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Friday June 11, 2004
Yunmi Choi, Daily Journal Staff
In a San Mateo High School science lab this past year,
students searched their own DNA samples for a genetic
mutation that occurred in China millions of years ago. When
teacher Ellyn Daugherty asked students who found the
mutation to stand up, the class burst into laughter when all
those standing were of Chinese descent.
It is just this type of experiment that draws flocks of
students to the popular biotechnology program, which
Daugherty spearheaded in 1988. The homegrown program began
as a single semester class, but has since mushroomed into 11
It also serves as the model for 70 teachers in six different
For her efforts, Daugherty this week received the first
National Biotechnology Teacher-Leader Award, beating out
candidates from across the United States and Canada.
What really gets kids hooked on biotech is the idea that it
has the power to change lives, Daugherty said. Many of the
treatments for cancer and diabetes are products of
biotechnology ó a fact that hits home for a lot of
"Every student has a relative with a disease that was made
not as bad because of a biotechnology product," Daugherty
That's just what interested student Aylene Bao in the
"It's interesting because it's about creating a better life
for people," she said. "DNA makes up everything and can
After taking an introductory course her sophomore year, Bao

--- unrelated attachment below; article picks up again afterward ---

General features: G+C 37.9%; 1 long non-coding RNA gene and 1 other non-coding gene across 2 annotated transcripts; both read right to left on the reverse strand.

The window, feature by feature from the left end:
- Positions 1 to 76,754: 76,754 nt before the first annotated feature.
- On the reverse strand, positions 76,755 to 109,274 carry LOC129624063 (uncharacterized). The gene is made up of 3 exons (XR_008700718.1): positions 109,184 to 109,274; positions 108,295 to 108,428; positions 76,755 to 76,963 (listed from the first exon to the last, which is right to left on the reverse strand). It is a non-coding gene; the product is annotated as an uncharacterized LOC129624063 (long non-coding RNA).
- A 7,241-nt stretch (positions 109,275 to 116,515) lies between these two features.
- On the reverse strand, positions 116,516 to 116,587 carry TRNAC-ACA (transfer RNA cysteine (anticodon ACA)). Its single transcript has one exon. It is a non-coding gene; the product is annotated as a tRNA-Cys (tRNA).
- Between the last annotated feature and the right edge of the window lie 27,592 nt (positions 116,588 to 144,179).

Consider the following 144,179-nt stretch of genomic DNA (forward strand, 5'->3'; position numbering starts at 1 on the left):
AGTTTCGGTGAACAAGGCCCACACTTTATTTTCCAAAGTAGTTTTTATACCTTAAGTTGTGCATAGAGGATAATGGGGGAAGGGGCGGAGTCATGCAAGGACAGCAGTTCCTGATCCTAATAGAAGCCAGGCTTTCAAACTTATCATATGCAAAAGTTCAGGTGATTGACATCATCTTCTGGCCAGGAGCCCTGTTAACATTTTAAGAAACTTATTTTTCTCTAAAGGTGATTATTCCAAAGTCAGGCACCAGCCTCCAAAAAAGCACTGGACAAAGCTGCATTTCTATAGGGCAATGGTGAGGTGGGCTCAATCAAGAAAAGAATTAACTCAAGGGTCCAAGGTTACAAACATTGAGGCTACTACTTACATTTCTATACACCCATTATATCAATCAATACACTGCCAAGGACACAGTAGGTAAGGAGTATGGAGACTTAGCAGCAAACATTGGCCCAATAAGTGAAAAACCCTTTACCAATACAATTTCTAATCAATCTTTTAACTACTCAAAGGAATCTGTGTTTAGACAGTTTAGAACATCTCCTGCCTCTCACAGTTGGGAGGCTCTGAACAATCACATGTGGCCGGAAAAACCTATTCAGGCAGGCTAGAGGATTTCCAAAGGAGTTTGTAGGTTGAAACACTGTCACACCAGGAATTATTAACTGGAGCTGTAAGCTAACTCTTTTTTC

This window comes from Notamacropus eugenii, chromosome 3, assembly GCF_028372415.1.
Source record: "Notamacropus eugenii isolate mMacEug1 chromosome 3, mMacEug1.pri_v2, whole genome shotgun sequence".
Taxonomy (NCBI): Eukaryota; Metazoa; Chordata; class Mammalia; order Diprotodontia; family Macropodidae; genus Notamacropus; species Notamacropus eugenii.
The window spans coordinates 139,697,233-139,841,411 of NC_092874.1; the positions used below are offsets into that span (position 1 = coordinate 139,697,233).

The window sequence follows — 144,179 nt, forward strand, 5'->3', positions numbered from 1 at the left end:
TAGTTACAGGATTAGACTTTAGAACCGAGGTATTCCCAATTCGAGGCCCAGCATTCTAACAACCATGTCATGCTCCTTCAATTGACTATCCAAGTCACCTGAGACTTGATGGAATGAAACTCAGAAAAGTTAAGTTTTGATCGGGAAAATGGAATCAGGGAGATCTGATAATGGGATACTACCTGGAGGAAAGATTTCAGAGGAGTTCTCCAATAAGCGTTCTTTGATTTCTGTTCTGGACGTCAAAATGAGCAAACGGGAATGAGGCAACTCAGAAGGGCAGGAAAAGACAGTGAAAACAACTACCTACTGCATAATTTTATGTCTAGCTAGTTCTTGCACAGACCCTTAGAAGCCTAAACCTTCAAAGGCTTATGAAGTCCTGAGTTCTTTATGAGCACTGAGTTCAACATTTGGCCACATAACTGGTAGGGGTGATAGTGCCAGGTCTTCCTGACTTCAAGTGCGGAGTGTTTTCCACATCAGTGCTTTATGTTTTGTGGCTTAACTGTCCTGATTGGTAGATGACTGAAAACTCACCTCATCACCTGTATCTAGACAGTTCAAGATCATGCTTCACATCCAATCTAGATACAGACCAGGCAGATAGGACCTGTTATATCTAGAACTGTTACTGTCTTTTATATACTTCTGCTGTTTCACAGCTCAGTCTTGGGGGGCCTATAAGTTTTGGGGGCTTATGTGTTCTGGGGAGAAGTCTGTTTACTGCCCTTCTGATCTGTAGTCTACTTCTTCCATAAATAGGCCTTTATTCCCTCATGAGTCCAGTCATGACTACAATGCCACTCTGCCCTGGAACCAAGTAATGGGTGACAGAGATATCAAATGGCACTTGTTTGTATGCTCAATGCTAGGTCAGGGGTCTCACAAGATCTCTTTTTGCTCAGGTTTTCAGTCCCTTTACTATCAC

"The course isn't as textbook-style as a lot of high school
classes," Bao said. "There are more labs and hands-on
In her three years taking biotech classes, Bao has extracted
DNA from plant cells, synthesized protein and studied
bacteria cultures. She's also interned at Applied Biosystems
in Foster City, where she worked in the quality control
department. Bao hopes to land a job there one day.
For now, she's off to Santa Clara University where she'll
major in biotechnology.
Meanwhile, 200 students out of a student body of 1,500 were
enrolled in San Mateo High's biotech program this year.
That's pretty remarkable for a class that is considered an
elective, Daugherty said. In fact, it is in such demand that
kids throughout the district's other five high schools are
fighting to get in.
And the need to expand the program is clear.
As it changes from a research to a manufacturing industry,
Daugherty said biotech is calling for workers of all
"In the old days they just needed science nerds," she said.
"Now they need everyone from lab technicians to people in
the business side and the administrative side."
Yunmi Choi can be reached by e-mail at
firstname.lastname@example.org or by phone: (650) 344-5200 ext.
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